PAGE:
An auditor from Minnesota visited Farmfest to get information about the countryside and talk about loan opportunities.

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Blaha’s Jeep Cherokee collided with a semi-trailer shortly after 5:00 pm Wednesday, according to a Minnesota State Patrol report. August 4th in rural Redwood County. Blaha’s car with Franzen on board was heading south on County Road 13 when it collided with a gondola car heading east on Minnesota 67.

Agvik met with Blaha at Farmfest before the accident to find out what she was doing there.

“I would say that if you are from Minnesota eating, it’s important for you to be at Farmfest,” Blaha said on the morning of the second day of the three-day event near Redwood Falls, Minnesota. walks on the ground. “

Blaha also has special interests in Minnesota’s agribusiness as she sits on the Board of Directors of the Rural Finance Authority. She said the RFA is responsible for “getting the resources into the hands of farmers so they can keep going.”

Also like state executive councilor Blaha said that from time to time she votes on land and agriculture.

Blaha said her office controls $ 40 billion in local government spending.

“Especially in agricultural areas, local governments, farmers and all producers and processors are really working closely together,” she said. “So, to really understand the work of local governments, especially in rural areas, you have to understand them.”

This is what brought her to Farmfest, where she asked the producers living in the area what they were thinking. She said that this year she received general responses to the COVID-19 pandemic, drought and labor shortages.

“Farmers want people to learn, and just because you’ve ever been to a farm doesn’t mean you understand,” she said.

State Senator Melisa Franzen, DFL-Edina, came with Blaha to Farmfest. Blaha called Franzen “my friend who came with us.” She said that this is the second or third time that Franzen visits Farmfest.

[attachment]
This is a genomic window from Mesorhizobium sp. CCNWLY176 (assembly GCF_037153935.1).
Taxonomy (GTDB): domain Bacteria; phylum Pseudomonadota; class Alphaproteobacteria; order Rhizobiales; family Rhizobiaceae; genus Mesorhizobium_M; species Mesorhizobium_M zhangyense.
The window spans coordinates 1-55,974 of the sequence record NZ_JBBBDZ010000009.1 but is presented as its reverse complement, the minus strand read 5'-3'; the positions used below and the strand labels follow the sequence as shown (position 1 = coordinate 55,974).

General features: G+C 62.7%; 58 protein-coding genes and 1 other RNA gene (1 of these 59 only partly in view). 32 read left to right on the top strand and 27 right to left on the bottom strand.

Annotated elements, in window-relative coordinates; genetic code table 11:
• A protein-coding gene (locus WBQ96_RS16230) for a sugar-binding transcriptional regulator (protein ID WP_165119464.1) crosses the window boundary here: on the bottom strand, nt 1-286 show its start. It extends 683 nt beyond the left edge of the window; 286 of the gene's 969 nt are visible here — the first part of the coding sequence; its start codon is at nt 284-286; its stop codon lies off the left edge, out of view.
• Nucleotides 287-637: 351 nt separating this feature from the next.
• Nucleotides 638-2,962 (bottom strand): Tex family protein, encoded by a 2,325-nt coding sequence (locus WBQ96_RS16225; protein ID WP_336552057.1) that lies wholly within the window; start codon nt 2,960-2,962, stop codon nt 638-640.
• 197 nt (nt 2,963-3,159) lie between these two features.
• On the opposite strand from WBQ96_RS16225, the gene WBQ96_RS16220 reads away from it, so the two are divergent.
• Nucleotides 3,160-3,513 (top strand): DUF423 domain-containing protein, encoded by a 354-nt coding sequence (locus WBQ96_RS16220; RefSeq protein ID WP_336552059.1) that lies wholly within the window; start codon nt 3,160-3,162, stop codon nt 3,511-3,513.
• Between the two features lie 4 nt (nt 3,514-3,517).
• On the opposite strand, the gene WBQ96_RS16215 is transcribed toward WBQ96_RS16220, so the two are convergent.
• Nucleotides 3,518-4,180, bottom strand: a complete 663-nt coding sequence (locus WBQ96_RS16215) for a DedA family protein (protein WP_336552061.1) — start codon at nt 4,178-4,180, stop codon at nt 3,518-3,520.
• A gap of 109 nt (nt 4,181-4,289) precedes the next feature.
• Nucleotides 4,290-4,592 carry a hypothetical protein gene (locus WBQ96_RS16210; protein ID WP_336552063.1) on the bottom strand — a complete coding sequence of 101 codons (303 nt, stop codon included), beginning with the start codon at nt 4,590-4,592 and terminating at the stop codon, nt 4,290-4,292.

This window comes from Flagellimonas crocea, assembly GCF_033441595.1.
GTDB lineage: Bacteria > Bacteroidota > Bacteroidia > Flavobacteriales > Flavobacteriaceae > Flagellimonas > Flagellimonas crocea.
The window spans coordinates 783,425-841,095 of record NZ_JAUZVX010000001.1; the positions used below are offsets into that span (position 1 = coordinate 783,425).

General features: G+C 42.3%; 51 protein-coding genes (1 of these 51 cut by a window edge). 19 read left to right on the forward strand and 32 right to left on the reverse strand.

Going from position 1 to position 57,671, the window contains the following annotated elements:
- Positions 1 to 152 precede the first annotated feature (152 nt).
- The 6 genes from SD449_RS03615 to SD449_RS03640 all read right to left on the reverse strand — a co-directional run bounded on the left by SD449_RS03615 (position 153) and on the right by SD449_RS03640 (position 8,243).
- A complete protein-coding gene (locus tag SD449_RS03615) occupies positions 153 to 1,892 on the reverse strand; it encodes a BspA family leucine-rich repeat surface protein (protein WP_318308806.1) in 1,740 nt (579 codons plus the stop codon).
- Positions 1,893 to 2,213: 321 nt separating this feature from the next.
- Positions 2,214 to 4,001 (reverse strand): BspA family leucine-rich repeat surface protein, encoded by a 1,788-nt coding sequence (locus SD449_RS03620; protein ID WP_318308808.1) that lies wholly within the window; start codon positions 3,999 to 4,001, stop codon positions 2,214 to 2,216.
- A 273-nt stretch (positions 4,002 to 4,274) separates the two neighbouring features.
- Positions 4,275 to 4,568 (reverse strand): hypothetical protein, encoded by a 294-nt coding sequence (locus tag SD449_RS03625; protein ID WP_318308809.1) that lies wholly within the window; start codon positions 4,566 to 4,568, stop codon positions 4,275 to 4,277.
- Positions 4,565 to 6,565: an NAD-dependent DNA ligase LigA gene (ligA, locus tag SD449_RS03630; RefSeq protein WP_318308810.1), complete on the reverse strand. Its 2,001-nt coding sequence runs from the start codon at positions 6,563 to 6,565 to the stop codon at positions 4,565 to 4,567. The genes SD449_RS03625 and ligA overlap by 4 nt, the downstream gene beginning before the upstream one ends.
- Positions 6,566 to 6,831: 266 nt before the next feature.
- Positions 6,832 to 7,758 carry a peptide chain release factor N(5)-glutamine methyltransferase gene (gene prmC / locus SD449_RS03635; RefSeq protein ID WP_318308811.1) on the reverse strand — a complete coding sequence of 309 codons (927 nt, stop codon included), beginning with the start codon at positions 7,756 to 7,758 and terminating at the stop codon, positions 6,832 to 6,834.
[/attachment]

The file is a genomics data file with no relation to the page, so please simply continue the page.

“I said, ‘Hey, you vote for those who want to get in the car,” Blaha said. “I like to drag someone out of the suburbs or cities with me. If you make decisions in Minnesota, you have to understand agriculture. “

Blaha was born and raised in Novten, Minnesota, with a population of less than 5,000. There were dirt roads in a town in northern Anoka County when she was growing up, and Blahi’s mother decided the residents needed an asphalt pavement.

“So she was appointed as a member of the committee on roads and bridges in the town of Burns,” Blaha said. “The first woman ever assigned to do anything in town.”

She said she learned from the experience by watching her mom work with community members to finally get paved roads.

“So I could see that really good things can happen if you work for them,” she said. “Both the small town government and the government in general have always interested me.”

Blaha said that shortly after joining the Board of the Rural Finance Authority, she was surprised “how low the default rate” was on loans under the program.

“These are very successful loans,” she said. “And they are also usually not the only funding the farm receives; they get one of our loans plus a bank loan. “

According to her, this type of public-private partnership is “especially effective” for financing.

“You see (through the Rural Finance Authority) that just a little capital at the right time is all you need to get over the hump,” she said.

She said the program is particularly successful because most of the board members are farmers.

“To really have people who have gone through this and who are involved, it is very important to be on this council,” she said.

For Blaha, her job on the board is to keep track of the money.

“I have to say that they make very smart investment decisions,” Blaha said.

She said that the priority now is to ensure that enough people are aware of credit.



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